For students who want to work with me:

I am always looking for good PhD students to work with. I usually don't accept Masters students except in extraordinary circumstances.

Students applying to RPI:
If you are a student who is interested in algorithms, game theory, the study of networks, social choice, or any of the other topics mentioned on my webpage, I highly encourage you to apply to RPI. Please mark "Algorithms and Theory" as your primary or secondary interest, and mention that you would like to work with me in your application. This will ensure that I see your application and it will be given full consideration. Please also feel free to email me if you have any questions. Note that I get a lot of email, and I am much more likely to respond to email which mentions at least something related to my general research interests.

I do not offer summer internships to students who are not already at RPI, so please do not email me about those.

Students already at RPI:
Email me and come talk to me. However, unless you already have an extensive background in algorithms (more than just an introductory course), mathematics, game theory, or optimization, I highly suggest that you begin by taking my course "CSCI 4020 - Computer Algorithms" or "CSCI 6210 - Design and Analysis of Algorithms". After you see that you like these kinds of topics, and are good at them, please come talk to me. A good time would be about half-way through the semester.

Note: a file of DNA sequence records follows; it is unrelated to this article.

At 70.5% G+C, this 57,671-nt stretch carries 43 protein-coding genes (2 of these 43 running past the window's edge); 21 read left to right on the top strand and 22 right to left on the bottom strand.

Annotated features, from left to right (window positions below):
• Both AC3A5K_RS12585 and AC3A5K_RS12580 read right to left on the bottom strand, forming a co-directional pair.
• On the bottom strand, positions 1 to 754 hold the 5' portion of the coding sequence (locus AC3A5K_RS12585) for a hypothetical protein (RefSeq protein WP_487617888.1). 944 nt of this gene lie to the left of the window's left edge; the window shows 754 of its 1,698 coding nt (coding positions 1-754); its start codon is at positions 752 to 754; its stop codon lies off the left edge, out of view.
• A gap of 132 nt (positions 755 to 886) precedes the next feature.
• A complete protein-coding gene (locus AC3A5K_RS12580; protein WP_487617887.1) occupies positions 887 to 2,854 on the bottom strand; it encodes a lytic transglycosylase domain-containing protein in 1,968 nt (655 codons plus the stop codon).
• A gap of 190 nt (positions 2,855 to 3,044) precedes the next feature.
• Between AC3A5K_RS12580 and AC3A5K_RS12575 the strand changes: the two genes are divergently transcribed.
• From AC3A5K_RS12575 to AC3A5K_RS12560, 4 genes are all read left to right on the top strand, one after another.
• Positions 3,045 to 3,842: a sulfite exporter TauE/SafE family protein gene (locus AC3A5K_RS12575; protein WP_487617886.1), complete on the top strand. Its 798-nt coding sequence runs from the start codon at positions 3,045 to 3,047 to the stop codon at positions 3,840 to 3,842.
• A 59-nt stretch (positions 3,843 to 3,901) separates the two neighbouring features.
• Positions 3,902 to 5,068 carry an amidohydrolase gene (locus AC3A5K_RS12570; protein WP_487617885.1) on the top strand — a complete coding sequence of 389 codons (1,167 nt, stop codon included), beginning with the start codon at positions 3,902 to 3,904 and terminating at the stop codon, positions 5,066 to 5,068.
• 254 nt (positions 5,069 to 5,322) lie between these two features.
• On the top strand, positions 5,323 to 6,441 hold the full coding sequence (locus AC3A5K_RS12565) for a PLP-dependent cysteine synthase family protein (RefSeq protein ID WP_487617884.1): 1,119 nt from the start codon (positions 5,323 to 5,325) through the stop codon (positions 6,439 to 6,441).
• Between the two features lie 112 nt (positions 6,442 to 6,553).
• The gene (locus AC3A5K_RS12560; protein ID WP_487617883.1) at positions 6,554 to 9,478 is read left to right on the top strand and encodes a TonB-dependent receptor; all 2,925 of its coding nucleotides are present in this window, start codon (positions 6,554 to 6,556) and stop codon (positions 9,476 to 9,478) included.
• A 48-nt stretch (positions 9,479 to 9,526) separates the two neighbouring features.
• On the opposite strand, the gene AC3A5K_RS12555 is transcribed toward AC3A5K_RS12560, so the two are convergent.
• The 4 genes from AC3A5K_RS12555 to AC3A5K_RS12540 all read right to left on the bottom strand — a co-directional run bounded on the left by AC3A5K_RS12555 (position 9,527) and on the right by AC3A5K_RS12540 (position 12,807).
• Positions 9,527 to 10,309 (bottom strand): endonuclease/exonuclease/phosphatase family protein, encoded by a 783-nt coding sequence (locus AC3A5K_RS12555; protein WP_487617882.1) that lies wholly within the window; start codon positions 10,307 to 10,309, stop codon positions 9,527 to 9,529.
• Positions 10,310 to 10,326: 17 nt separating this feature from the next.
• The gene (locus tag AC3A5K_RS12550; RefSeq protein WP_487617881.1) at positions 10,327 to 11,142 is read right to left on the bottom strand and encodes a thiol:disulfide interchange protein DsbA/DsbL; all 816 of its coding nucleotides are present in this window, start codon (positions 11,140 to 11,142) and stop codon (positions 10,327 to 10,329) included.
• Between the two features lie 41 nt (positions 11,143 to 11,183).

My research interests:
My research interests are very broad, please see my webpage and (somewhat outdated) Research Statement. A lot of my research concerns algorithms, especially approximation algorithms. A lot of my work also concerns independent agents and game theory. This type of work considers a system in which there are a large number of agents which we cannot control, and which instead act in their own self-interest. This occurs, for example, in the Internet, in social networks, in transportation networks, in voting mechanisms, in auctions, and in a multitude of other interesting settings. More generally, I am interested in algorithmic and approximation problems in all sorts of settings, including network routing, graph algorithms, information propagation in networks, matching markets, etc.

If you are a student who might like to work with me and wants to learn more about my research, here are some of my papers that can give you the flavor of various problems I have worked on (see here for a full list, but the ones below serve as good starting points):